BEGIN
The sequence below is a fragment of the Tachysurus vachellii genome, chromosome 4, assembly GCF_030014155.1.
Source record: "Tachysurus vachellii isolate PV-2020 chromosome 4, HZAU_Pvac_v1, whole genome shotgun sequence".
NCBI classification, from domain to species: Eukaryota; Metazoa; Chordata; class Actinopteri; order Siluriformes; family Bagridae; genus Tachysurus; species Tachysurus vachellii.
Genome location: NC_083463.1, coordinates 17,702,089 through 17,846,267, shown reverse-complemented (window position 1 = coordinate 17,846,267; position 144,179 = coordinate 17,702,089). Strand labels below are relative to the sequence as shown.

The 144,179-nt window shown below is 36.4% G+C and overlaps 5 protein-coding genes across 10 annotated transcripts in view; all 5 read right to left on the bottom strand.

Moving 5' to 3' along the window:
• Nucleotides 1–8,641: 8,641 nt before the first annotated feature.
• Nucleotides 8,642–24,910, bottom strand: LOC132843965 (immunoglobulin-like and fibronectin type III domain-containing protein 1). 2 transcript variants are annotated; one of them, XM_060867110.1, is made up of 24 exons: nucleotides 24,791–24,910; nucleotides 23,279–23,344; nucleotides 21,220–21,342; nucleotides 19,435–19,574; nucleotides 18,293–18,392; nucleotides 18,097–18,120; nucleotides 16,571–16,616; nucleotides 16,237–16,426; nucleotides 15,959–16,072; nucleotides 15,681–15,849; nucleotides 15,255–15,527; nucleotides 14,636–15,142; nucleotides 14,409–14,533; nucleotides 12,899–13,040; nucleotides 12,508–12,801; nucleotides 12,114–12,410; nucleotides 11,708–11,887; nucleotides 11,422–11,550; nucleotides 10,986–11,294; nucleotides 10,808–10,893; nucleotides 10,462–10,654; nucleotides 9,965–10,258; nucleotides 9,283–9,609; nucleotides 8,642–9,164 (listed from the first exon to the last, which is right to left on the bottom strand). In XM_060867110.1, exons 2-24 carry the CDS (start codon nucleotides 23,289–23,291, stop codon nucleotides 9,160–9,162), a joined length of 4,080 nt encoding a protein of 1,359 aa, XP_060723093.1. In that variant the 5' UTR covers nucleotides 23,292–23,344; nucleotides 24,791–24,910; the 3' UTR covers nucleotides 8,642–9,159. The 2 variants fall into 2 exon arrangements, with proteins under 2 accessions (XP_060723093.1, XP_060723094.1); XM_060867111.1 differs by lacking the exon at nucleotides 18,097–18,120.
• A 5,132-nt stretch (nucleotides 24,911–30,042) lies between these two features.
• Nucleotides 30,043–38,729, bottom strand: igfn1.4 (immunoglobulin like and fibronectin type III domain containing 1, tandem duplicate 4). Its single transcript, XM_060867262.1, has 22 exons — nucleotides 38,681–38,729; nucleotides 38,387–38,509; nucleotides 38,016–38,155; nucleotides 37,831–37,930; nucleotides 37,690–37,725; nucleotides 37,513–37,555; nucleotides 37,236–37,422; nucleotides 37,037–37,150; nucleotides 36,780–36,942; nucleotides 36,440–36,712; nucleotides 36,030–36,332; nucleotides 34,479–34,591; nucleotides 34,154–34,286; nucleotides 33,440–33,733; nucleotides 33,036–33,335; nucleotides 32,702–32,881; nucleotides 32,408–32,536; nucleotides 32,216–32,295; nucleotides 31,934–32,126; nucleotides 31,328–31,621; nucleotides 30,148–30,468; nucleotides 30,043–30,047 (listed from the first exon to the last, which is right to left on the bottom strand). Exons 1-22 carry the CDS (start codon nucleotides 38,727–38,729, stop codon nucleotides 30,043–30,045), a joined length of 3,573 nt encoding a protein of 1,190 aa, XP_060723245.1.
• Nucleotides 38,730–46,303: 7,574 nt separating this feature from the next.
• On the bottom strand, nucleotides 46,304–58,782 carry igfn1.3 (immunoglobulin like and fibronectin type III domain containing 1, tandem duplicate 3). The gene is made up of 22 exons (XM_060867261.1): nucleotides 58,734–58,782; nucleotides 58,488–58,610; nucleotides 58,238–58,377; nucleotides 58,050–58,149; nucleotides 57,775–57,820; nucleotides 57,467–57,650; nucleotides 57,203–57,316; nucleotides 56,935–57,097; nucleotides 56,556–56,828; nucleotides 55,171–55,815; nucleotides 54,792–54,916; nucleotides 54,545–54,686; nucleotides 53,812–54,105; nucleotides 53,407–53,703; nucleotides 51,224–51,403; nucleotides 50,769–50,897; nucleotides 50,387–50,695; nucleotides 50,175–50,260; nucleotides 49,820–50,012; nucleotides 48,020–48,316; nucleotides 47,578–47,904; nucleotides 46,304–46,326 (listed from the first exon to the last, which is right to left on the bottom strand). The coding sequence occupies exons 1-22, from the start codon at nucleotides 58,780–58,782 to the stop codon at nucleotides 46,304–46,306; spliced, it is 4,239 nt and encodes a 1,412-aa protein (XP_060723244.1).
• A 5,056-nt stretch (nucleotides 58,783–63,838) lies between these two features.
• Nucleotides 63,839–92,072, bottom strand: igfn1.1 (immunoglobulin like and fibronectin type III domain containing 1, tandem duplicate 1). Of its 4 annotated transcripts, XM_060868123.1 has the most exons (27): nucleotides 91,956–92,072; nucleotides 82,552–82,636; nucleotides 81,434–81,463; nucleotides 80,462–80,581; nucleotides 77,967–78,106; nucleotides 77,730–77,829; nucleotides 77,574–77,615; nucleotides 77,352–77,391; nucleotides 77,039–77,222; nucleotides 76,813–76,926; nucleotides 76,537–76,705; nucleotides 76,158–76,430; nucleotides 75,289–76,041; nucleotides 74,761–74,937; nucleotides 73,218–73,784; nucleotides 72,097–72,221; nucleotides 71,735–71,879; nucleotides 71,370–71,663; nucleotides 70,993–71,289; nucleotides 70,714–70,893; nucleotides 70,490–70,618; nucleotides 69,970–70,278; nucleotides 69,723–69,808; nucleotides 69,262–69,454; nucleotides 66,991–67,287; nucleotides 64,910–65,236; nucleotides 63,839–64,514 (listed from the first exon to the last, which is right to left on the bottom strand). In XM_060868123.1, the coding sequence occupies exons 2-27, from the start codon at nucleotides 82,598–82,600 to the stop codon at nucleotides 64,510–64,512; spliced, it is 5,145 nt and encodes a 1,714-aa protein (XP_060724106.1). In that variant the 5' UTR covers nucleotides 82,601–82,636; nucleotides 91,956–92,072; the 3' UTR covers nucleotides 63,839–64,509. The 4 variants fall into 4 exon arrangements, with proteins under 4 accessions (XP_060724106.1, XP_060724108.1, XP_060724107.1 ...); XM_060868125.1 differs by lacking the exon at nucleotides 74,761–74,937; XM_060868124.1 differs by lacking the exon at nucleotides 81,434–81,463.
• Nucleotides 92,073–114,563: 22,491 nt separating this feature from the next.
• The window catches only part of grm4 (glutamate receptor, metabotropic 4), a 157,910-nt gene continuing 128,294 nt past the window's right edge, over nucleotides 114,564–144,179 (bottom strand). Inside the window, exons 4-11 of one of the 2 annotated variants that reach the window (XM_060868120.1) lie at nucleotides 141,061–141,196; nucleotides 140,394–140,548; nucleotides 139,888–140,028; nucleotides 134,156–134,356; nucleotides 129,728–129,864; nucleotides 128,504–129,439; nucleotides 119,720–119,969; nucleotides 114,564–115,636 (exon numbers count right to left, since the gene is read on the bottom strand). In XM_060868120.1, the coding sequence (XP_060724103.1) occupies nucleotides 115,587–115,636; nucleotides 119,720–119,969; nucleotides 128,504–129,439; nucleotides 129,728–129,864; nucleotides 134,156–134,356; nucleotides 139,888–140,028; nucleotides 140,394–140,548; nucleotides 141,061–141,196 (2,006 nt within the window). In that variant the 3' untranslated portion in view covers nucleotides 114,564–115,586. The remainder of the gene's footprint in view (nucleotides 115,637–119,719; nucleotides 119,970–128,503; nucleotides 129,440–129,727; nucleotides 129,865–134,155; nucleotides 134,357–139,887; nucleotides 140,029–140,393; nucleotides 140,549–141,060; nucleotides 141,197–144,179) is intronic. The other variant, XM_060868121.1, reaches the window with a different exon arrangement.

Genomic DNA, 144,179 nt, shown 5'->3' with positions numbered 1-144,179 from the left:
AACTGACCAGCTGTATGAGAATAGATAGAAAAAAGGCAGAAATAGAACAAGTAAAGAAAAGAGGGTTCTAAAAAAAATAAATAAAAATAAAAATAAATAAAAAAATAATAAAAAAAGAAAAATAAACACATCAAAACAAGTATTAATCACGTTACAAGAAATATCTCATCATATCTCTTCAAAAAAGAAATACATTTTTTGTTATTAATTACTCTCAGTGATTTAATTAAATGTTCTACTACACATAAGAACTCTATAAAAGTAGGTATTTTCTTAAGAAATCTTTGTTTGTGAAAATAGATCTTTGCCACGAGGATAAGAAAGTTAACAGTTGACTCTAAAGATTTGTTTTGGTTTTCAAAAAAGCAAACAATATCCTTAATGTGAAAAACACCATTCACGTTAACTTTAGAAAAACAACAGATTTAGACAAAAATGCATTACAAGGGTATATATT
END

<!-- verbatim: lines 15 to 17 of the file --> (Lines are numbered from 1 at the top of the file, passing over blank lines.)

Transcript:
• Nucleotides 92,073–114,563: 22,491 nt separating this feature from the next.
• The window catches only part of grm4 (glutamate receptor, metabotropic 4), a 157,910-nt gene continuing 128,294 nt past the window's right edge, over nucleotides 114,564–144,179 (bottom strand). Inside the window, exons 4-11 of one of the 2 annotated variants that reach the window (XM_060868120.1) lie at nucleotides 141,061–141,196; nucleotides 140,394–140,548; nucleotides 139,888–140,028; nucleotides 134,156–134,356; nucleotides 129,728–129,864; nucleotides 128,504–129,439; nucleotides 119,720–119,969; nucleotides 114,564–115,636 (exon numbers count right to left, since the gene is read on the bottom strand). In XM_060868120.1, the coding sequence (XP_060724103.1) occupies nucleotides 115,587–115,636; nucleotides 119,720–119,969; nucleotides 128,504–129,439; nucleotides 129,728–129,864; nucleotides 134,156–134,356; nucleotides 139,888–140,028; nucleotides 140,394–140,548; nucleotides 141,061–141,196 (2,006 nt within the window). In that variant the 3' untranslated portion in view covers nucleotides 114,564–115,586. The remainder of the gene's footprint in view (nucleotides 115,637–119,719; nucleotides 119,970–128,503; nucleotides 129,440–129,727; nucleotides 129,865–134,155; nucleotides 134,357–139,887; nucleotides 140,029–140,393; nucleotides 140,549–141,060; nucleotides 141,197–144,179) is intronic. The other variant, XM_060868121.1, reaches the window with a different exon arrangement.

Genomic DNA, 144,179 nt, shown 5'->3' with positions numbered 1-144,179 from the left: